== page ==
On 20 February 2001, Mr. Ohlson's phone began to ring early in the morning and continued without letup throughout the day. He was stunned to learn that Robert Hanssen, a co-worker he had formed close ties with during assignments in D.C. and New York, was under arrest for espionage. The media frenzy that followed the Robert Hanssen spy case can be used to judge its impact. No modern spy has been the focus of so much attention as fast as Robert Hanssen. By 2003, five books had been published and numerous articles written and by 2007 several films had been produced.
Jim Ohlson had come to know Bob Hanssen fairly well over the years and felt the books and movies had done a mixed job at solving the essential mystery. To explain why, it will be helpful to address a series of questions: Who is Bob Hanssen? What made him a good FBI agent? What made him a good KGB agent? What was the damage? Why did he do it? Where is he now?
Early in his career he studied Arabic at the Defense Language Institute and then put the language to use in the Bureau's New York Field Office. He spent over 14 years in the New York Office working counterterrorism, counterintelligence and directing FBI support to the National Foreign Intelligence programs for the U.S. Intelligence Community. Following that assignment Jim was awarded the DCI's National Intelligence Distinguished Service Medal. Jim retired from FBI Headquarters as the Security Program Manager. In 13 years since leaving the FBI, he has worked with the Center for Public Justice, the Office of the National Counterintelligence Executive [NCIX]; and, since 2004, with NSA's Office of Counterintelligence. Prior to his years in the FBI, Jim served in the U.S. Army, to include a tour in Vietnam with the 101st Airborne Division.
Event Location: L-3 Communications located at 2720 Technology Drive, Annapolis Junction, MD 20701, Tel 301-575-3200. Lunch will be served 1200-1300.
To join us for this exciting program mail your registration fee in the enclosed envelope or register online at The fees are $20 for members and $50 for guests (includes a guest membership). Deadline for registration is 07 March 2014.
If you wish to register by sending a check via U.S. mail, do so by making it payable to NCMF and send to PO Box 1682, Fort George G Meade, MD 20755-3682. Questions? Contact Mary J. Faletto, Senior Administrator, National Cryptologic Museum Foundation, Office: 301-688-5436 Cell: 443-250-8621. E-mail:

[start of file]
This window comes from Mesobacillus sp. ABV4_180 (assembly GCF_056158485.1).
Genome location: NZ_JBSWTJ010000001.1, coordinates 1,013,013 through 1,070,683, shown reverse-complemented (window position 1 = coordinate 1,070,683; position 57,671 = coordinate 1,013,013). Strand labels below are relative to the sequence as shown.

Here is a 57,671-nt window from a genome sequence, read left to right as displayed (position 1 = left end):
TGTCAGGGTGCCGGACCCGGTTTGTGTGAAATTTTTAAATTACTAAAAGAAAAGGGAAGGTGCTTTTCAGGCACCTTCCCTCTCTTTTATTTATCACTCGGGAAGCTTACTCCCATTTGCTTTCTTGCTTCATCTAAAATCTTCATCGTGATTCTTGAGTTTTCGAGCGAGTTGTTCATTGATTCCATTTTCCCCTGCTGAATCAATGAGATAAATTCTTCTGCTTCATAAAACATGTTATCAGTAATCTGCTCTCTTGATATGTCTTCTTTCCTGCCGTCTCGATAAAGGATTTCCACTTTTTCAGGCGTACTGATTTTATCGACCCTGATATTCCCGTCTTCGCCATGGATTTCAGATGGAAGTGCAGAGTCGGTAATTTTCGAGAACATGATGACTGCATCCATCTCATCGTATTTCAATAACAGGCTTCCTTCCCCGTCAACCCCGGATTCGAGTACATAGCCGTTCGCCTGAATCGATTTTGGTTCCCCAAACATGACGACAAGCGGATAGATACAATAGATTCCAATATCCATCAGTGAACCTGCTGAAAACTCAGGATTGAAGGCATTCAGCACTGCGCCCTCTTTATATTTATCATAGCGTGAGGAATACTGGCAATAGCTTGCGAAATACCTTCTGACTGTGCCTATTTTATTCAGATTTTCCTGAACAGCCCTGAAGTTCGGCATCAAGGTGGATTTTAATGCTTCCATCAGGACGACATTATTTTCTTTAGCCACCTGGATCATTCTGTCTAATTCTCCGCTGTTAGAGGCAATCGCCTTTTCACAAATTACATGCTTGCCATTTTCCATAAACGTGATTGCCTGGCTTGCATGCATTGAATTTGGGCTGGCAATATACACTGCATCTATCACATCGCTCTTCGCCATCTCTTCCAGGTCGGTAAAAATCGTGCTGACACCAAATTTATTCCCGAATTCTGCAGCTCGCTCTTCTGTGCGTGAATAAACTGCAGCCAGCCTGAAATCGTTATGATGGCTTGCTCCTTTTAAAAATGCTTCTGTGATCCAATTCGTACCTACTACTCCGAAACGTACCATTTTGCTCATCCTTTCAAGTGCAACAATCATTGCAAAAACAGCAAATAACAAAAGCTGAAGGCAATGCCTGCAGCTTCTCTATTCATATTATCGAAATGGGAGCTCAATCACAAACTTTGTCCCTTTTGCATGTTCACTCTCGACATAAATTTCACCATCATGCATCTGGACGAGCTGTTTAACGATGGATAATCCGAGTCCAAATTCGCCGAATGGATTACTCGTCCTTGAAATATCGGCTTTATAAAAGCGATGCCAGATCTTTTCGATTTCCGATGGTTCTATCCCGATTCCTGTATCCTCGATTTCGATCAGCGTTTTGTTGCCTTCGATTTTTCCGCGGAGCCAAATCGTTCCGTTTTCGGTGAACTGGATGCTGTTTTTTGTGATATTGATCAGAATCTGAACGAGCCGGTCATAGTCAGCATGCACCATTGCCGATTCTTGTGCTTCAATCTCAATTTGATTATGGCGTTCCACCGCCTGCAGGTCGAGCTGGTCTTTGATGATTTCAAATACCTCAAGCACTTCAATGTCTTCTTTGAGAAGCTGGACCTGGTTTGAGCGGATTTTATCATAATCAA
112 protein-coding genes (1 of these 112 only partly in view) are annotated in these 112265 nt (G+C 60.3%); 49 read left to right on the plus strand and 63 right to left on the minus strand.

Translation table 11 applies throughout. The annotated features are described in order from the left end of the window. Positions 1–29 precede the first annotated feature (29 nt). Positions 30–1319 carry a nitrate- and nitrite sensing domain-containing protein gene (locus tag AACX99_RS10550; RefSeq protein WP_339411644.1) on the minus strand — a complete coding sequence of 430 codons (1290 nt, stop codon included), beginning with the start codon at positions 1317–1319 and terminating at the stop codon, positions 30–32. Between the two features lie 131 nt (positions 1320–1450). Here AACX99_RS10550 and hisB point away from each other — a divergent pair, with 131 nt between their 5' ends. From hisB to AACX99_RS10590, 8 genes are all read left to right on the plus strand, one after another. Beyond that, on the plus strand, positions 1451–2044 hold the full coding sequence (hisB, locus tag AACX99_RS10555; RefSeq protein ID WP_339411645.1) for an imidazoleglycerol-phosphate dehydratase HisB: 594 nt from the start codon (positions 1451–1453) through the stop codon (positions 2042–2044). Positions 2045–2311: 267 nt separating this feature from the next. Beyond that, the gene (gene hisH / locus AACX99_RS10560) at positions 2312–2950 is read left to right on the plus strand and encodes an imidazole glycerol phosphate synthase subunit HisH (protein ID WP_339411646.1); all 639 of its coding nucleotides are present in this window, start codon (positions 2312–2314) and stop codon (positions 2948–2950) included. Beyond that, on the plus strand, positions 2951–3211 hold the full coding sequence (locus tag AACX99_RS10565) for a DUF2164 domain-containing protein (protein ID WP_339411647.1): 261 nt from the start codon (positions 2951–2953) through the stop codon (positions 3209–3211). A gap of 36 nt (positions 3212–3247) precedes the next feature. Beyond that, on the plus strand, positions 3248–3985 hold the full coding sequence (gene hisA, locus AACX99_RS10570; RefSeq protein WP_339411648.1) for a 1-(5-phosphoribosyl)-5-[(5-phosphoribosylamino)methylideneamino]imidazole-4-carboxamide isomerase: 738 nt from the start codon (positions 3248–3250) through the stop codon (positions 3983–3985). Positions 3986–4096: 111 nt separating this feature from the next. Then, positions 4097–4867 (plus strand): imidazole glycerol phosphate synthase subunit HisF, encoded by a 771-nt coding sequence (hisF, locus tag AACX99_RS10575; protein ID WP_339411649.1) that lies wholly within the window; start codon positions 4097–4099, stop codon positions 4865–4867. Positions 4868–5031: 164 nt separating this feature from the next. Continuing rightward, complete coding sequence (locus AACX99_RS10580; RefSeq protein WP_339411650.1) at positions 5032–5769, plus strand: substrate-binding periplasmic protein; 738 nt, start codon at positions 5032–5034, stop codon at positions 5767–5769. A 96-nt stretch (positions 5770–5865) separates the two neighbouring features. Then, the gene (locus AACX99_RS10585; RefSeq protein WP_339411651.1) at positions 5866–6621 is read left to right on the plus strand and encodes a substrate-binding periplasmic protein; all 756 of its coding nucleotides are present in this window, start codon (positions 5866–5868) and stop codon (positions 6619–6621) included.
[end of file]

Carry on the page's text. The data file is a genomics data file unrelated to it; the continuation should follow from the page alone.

Friday, 14 March 2014, 6:30pm - 9:30pm - Washington, DC - Spy School Workshop: Inside Surveillance 101 with Eric O'Neill, at the International Spy Museum

Spring into surveillance! As a young operative in the FBI, Eric O'Neill was used to conducting surveillance; he was even put into the position of spying on his boss. The boss was Robert Hanssen, who was under suspicion of working for Russia, and O'Neill was up to the challenge. Now he'll share his expertise with you. O'Neill has conducted many outdoor surveillance exercises for the Museum, and he's ready to take those with the right skills up a notch. You'll be trailing the "Rabbit" through a complicated urban setting with red herrings and false leads. O'Neill will rate your clandestine prowess while you spy on secret meetings and operational acts and see if you can uncover the spy skullduggery that's afoot while you are on foot. There is no guarantee that your "Rabbit" won't escape!
Tickets: $94. Space is limited to only 10 participants - advance registration required! Call Laura Hicken at 202-654-0932 to register.

Thursday, 20 March 2014 - Colorado Springs, CO - AFIO Rocky Mountain Chapter luncheon features Inspector John San Agustin of El Paso County Sheriff's Office

Inspector John San Agustin of the El Paso County Sheriff’s Office discusses the Jon Benet Ramsey case. That case has been in the news in December 2013 and again in January 2014. John Agustin and Ollie Gray, partners in an investigation with full access to the Ramsey’s files, will demonstrate their findings and evidence, which may surprise you. The Chapter meets at its new venue: the Falcon Room of the Air Force Academy, Falcon Club, starting at 11:30 am. Price: $12.00 payable at the door. Please RSVP to Tom VanWormer at

Friday, 21 March 2014, 10:30am - 2pm - Tysons Corner, VA - AFIO's first 2014 luncheon features John Rizzo, former Acting General Counsel, CIA - the most influential Career Lawyer in CIA history, and Philip Mudd, Former DD/National Security, FBI and Former DD/Counterterrorist Center, CIA.